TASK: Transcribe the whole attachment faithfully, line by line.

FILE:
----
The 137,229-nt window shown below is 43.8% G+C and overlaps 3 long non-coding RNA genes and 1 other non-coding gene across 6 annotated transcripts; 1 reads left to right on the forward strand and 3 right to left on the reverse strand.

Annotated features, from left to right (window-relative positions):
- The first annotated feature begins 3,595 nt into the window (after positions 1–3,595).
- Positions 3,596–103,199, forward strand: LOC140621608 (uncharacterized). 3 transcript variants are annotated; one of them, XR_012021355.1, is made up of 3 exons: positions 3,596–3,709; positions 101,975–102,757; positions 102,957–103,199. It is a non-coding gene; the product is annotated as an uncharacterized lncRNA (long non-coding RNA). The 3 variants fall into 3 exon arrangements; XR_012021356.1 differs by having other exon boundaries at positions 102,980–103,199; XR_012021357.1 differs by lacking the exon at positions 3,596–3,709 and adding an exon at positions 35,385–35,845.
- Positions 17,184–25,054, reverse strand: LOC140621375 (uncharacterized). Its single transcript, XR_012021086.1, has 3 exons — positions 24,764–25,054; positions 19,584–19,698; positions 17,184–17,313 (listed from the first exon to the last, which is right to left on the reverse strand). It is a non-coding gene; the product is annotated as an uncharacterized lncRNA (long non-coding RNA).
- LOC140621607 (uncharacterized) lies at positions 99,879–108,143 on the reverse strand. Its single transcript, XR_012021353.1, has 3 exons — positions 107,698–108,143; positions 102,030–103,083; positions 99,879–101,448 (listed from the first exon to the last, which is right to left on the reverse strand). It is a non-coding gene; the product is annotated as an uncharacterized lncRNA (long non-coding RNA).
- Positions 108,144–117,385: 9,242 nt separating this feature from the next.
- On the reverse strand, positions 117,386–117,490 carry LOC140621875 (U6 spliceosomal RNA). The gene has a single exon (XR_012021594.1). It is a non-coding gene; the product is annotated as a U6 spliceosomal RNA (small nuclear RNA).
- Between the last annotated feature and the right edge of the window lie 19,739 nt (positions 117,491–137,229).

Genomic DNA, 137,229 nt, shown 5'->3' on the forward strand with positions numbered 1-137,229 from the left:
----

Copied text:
The 137,229-nt window shown below is 43.8% G+C and overlaps 3 long non-coding RNA genes and 1 other non-coding gene across 6 annotated transcripts; 1 reads left to right on the forward strand and 3 right to left on the reverse strand.

Annotated features, from left to right (window-relative positions):
- The first annotated feature begins 3,595 nt into the window (after positions 1–3,595).
- Positions 3,596–103,199, forward strand: LOC140621608 (uncharacterized). 3 transcript variants are annotated; one of them, XR_012021355.1, is made up of 3 exons: positions 3,596–3,709; positions 101,975–102,757; positions 102,957–103,199. It is a non-coding gene; the product is annotated as an uncharacterized lncRNA (long non-coding RNA). The 3 variants fall into 3 exon arrangements; XR_012021356.1 differs by having other exon boundaries at positions 102,980–103,199; XR_012021357.1 differs by lacking the exon at positions 3,596–3,709 and adding an exon at positions 35,385–35,845.
- Positions 17,184–25,054, reverse strand: LOC140621375 (uncharacterized). Its single transcript, XR_012021086.1, has 3 exons — positions 24,764–25,054; positions 19,584–19,698; positions 17,184–17,313 (listed from the first exon to the last, which is right to left on the reverse strand). It is a non-coding gene; the product is annotated as an uncharacterized lncRNA (long non-coding RNA).
- LOC140621607 (uncharacterized) lies at positions 99,879–108,143 on the reverse strand. Its single transcript, XR_012021353.1, has 3 exons — positions 107,698–108,143; positions 102,030–103,083; positions 99,879–101,448 (listed from the first exon to the last, which is right to left on the reverse strand). It is a non-coding gene; the product is annotated as an uncharacterized lncRNA (long non-coding RNA).
- Positions 108,144–117,385: 9,242 nt separating this feature from the next.
- On the reverse strand, positions 117,386–117,490 carry LOC140621875 (U6 spliceosomal RNA). The gene has a single exon (XR_012021594.1). It is a non-coding gene; the product is annotated as a U6 spliceosomal RNA (small nuclear RNA).
- Between the last annotated feature and the right edge of the window lie 19,739 nt (positions 117,491–137,229).

Genomic DNA, 137,229 nt, shown 5'->3' on the forward strand with positions numbered 1-137,229 from the left: